WGBCO Assistance with Workplace Posters

Warren G. Bender Co. is proud to be a resource for our commercial client’s HR needs. Part of that is providing CA workplace posters, for which we start collecting orders in late August (1st poster is free and each subsequent English poster is at a reduced rate of $15).

The media has been buzzing about minimum wage law changes effective 7/1/17, with some HR vendors pushing for “total poster replacement.” The good news is that you don’t need to purchase a new/updated 2017 poster. In fact, most of our clients don’t need to make any changes at all.

Affected clients are those that have employees in Santa Monica, San Francisco, LA City and County and Emeryville ( Those employers are required (as of 7/1/17) to post the new wage orders next to the existing workplace posters. You can find all of the wage orders on the DIR website ( and of course you can always call our HR hotline for more details.

Filed under: HR — Jillian Bender-Cormier @ 4:41 pm June 28, 2017

Required Workplace Posters in California

This document provides direct links to the workplace posters employers are required to display under state law. These posters, including official translated versions, are created and updated by state agencies. Employers must also comply with all applicable federal posting requirements.

Employers must display required posters in a public place where employees can easily access them. While most posters apply to all employers within the state, some may apply to specific industries or employers. Employers can review each poster description to determine whether they are required to display that particular poster.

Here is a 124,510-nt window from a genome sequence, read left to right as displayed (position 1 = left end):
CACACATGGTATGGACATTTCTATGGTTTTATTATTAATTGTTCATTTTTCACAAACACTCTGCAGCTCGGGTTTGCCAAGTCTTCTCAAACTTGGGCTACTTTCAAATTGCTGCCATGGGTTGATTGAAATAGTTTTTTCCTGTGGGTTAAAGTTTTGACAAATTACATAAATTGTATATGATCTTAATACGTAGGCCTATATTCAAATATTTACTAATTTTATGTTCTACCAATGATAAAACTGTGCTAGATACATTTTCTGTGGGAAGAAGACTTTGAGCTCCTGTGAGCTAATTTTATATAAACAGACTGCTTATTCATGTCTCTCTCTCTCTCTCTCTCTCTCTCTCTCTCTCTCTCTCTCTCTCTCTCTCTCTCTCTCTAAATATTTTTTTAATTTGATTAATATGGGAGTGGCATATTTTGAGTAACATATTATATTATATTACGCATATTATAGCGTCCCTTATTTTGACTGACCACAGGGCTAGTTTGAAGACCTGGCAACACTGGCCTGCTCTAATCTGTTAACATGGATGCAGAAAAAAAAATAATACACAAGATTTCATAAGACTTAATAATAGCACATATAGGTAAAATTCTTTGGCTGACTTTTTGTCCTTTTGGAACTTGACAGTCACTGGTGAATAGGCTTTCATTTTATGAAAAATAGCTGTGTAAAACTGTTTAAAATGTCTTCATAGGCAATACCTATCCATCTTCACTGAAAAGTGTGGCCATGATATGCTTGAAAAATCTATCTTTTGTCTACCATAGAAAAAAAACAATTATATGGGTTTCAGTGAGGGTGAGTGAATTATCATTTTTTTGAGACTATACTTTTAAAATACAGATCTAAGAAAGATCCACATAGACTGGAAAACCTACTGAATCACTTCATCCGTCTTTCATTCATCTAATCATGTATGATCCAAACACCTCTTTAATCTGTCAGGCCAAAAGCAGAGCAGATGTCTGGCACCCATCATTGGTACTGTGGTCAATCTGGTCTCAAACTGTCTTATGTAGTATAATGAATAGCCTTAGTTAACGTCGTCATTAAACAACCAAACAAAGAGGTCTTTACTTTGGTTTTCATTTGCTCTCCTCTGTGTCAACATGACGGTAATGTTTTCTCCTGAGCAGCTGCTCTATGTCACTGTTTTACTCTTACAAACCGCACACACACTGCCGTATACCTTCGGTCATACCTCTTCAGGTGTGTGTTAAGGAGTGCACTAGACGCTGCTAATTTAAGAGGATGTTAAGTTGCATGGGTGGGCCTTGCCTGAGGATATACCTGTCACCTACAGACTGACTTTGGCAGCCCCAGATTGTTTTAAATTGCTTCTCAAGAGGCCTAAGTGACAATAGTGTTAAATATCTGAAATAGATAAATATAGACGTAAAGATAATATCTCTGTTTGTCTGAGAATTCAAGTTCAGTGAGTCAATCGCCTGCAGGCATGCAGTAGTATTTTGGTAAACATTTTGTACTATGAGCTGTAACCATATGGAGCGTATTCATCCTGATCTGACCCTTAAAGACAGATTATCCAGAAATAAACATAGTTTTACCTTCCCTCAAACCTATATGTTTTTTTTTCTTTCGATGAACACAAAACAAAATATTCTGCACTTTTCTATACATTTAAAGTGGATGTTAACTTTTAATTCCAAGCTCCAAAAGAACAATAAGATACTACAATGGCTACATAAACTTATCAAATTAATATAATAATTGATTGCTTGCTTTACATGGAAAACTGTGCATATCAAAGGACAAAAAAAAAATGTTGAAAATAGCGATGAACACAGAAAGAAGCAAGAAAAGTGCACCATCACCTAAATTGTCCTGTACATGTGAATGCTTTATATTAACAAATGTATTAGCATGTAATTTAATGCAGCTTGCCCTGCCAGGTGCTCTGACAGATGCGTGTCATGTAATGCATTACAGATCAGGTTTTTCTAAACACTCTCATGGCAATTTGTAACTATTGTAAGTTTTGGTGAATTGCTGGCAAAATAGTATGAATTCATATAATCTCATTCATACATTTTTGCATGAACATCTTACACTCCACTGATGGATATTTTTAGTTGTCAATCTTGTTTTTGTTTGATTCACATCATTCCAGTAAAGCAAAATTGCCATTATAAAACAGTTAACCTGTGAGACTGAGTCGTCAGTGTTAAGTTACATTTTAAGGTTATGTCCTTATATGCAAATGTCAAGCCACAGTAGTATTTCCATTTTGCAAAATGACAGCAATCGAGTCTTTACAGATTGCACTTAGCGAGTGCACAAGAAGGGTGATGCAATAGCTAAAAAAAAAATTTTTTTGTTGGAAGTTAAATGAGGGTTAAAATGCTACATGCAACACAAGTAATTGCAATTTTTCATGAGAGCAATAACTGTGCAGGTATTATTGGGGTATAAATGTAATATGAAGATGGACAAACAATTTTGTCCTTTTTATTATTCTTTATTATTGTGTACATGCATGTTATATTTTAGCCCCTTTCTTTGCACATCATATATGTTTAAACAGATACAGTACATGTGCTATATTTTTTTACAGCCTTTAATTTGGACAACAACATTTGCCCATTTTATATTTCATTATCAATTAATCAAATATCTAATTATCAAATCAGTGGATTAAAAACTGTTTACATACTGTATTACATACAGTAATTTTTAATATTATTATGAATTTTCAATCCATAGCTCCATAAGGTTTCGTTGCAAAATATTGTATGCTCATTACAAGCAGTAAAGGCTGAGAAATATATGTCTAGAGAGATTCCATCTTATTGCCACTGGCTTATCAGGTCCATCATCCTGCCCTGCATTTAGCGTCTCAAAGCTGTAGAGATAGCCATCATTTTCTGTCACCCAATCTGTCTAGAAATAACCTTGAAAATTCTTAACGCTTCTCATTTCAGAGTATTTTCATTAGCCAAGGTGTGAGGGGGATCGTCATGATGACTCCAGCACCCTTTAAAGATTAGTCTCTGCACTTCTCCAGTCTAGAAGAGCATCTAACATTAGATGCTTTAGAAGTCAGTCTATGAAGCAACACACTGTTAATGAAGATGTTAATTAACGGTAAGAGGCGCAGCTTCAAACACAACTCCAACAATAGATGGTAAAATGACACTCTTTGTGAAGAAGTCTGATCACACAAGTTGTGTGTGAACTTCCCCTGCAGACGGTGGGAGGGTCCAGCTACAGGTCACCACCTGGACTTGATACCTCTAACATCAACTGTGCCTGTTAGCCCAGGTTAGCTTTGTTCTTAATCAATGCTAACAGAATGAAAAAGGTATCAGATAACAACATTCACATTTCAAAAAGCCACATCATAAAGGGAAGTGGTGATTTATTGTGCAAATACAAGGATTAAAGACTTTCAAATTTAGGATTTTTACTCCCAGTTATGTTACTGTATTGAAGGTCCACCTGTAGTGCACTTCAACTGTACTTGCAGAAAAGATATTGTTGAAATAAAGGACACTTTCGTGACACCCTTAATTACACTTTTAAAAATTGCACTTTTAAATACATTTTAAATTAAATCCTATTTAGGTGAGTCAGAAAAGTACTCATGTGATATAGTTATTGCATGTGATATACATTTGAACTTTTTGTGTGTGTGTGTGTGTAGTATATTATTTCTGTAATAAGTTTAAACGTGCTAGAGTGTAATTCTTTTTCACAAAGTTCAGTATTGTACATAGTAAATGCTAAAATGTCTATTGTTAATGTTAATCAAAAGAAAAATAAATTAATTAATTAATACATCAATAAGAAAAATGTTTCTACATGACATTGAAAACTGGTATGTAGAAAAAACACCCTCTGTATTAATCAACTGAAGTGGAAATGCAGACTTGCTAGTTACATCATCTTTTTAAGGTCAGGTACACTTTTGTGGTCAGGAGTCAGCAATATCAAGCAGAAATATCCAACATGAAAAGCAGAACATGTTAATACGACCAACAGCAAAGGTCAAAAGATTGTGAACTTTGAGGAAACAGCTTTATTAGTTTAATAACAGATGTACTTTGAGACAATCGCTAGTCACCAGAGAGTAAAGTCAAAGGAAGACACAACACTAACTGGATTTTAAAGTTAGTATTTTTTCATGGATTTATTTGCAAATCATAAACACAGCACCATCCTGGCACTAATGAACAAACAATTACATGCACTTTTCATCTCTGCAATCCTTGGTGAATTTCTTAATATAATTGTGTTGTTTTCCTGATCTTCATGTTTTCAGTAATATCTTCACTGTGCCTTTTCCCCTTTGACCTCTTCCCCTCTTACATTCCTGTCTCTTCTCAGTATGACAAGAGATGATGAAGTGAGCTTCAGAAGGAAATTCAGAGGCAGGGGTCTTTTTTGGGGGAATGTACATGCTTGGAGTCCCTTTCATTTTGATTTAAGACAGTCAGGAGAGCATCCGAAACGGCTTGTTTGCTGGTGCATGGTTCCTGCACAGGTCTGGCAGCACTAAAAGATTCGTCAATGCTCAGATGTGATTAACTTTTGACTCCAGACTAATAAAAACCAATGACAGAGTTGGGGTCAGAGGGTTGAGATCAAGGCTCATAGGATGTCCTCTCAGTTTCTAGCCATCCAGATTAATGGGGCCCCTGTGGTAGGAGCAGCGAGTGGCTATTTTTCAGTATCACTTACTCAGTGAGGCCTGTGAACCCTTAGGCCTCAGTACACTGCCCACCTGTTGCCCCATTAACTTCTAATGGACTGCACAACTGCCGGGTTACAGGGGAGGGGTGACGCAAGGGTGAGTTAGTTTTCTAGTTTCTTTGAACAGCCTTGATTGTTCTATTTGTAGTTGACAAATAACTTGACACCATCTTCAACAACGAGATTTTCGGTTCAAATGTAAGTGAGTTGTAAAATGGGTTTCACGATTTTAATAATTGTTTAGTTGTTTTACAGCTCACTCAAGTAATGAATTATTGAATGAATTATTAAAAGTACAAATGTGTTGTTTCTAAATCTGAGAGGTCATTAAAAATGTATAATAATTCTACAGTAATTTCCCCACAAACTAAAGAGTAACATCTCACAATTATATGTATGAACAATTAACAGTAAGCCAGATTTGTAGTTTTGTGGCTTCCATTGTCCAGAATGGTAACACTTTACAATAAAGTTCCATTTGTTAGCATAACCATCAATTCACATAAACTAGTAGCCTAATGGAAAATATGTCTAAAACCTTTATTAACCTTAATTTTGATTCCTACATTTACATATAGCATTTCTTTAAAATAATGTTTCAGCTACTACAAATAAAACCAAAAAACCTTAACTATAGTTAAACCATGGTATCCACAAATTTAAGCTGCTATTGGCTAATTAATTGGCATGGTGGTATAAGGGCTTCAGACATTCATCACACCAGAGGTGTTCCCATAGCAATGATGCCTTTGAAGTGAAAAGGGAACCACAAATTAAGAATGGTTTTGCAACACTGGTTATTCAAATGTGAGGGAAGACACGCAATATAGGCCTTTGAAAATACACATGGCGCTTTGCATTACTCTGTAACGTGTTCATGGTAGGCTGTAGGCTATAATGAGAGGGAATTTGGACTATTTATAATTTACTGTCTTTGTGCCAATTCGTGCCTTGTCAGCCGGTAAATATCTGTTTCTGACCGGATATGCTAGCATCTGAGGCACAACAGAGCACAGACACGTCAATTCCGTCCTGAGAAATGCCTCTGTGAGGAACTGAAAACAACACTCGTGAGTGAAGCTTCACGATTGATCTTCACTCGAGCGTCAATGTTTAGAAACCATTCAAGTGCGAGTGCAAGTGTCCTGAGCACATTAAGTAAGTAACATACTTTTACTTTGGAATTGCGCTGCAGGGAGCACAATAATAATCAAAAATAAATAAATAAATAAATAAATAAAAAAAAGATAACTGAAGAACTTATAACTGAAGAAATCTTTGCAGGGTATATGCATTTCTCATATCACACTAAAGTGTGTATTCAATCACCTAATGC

• No new or updated state posters were found during the last review of this document.

The following posters are required for all employers in California:
• Minimum wage poster
• Paid sick leave poster
• Payday notice
• Emergency contact poster
• Whistleblower protection poster. This poster must be at least 8.5 inches by 11 inches in size, have margin of 0.5 inches or smaller, and use 14-point or larger font.
• Smoking notice(s): California law requires employers to indicate areas where smoking is prohibited or allowed in the workplace.
Employers must obtain adequate signage to designate these areas from their local law enforcement agencies.
• Discrimination and harassment poster
• Unemployment insurance registration notice
• Unemployment insurance benefit poster
• Time off to vote notice: employers must post this notice at least 10 days before statewide elections. California has not created a model notice to satisfy this requirement. The link below directs employers to the standard employers must reference on the notice.